As technology becomes more ubiquitous, schools statewide have begun handing out school-owned computers for at-home use by students. Although these devices are used in the home, they carry virtually no privacy protections and some schools have even informed children the computers are subject to monitoring any time, even by remote access while the child is at home. In March, the ACLU testified before the Senate Education committee in support of legislation sponsored by Senator Adam Satchell (S 0402) to put in place critical privacy protections for students. The legislation would allow Rhode Island to avoid the problems faced by other states, by clarifying that the devices may only be searched when there is reasonable suspicion to believe the child has engaged in misconduct, prohibiting remote access except in limited circumstances, and allowing parents to opt their child out of such one-to-one technology programs entirely.
Voting Rights Bills
Voter ID Repeal (S 0343)
The General Assembly will once again consider legislation, sponsored by Senator Gayle Goldin (S 0343), eliminating the state’s harmful photo ID requirement for voting. Voter ID disproportionately disenfranchises elderly voters, low-income voters, disabled voters, students, transient voters, and minority voters, leaving these already-underrepresented populations with an even weaker voice in government. Compromise legislation that was floated in previous years to “freeze” the voter ID requirement in a non-photo form was never adopted; this year’s legislation seeks to repeal the voter ID requirement entirely.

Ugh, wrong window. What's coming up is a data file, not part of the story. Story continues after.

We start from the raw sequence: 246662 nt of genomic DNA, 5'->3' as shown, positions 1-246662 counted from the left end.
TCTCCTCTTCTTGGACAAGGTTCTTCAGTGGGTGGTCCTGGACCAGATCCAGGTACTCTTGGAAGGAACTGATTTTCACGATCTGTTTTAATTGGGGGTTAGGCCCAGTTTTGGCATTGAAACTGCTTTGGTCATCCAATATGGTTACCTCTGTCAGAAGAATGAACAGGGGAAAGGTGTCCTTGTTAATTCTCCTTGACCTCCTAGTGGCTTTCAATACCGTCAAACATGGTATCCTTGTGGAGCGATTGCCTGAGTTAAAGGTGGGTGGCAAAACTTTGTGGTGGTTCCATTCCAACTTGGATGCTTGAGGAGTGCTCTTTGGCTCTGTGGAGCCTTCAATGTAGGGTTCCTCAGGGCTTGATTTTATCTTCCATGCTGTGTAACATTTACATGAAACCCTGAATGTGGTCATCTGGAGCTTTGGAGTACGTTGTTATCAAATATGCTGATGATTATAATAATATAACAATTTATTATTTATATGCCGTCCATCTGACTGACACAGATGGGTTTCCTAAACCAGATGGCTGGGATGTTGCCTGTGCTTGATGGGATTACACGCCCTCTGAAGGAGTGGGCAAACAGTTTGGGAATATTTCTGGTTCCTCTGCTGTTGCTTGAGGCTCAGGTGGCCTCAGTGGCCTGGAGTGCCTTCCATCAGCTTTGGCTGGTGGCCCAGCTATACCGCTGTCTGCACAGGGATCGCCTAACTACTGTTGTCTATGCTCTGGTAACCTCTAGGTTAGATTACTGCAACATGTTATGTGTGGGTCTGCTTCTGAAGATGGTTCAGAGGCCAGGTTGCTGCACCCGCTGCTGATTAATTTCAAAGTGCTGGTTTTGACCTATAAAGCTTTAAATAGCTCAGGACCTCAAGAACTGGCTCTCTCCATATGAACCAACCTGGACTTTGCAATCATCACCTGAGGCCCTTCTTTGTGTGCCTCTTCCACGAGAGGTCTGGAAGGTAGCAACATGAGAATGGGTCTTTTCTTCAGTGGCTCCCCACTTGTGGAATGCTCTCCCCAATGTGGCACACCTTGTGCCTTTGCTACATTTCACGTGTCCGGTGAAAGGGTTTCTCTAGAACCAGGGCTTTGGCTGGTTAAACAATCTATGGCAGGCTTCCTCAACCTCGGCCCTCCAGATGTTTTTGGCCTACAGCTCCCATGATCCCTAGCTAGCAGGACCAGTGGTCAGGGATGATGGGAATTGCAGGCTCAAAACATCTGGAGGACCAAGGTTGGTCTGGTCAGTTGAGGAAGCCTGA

Prison-Based Gerrymandering (H 5155, S 0239)
In February, the Senate again approved legislation (S 0239) to end the practice of prison-based gerrymandering in Rhode Island. When it comes to drawing new voting districts, any individuals incarcerated at the ACI in Cranston on the day the Census worker comes through are recorded as living on Howard Avenue, including individuals awaiting or serving misdemeanor sentences during which they are still allowed to vote. As a result, Cranston is overrepresented in the General Assembly, while the districts from where the prisoners hail are underrepresented. Under the current plan, approximately 15% of House District 20 is comprised of voters who cannot vote in Cranston. (The ACLU is currently engaged in litigation about prison-based gerrymandering at the local level, as 25% of Ward 6 in Cranston is comprised of prisoners.) The legislation, sponsored by Senator Harold Metts with a House version (H 5155) by Representative Anastasia Williams, would rectify this disparity and require all prisoners to be counted, for voting purposes only, at their last known address. Similar legislation passed the Senate last year, but failed to move in the House.
Comprehensive Election Reform (H 5372)
Rhode Island has grappled for a number of years with several election issues, including questions of when and how recounts can be conducted, how votes are counted, and even how the rules regarding elections are made. The General Assembly will again consider legislation (H 5372) by Representative Edie Ajello to make comprehensive changes to the election laws and resolve these long-standing issues. Among other things, the bill seeks to ensure every vote is counted in an open and transparent manner, increases the number of provisional ballots counted, and requires post-election audits to evaluate the accuracy of voting machines.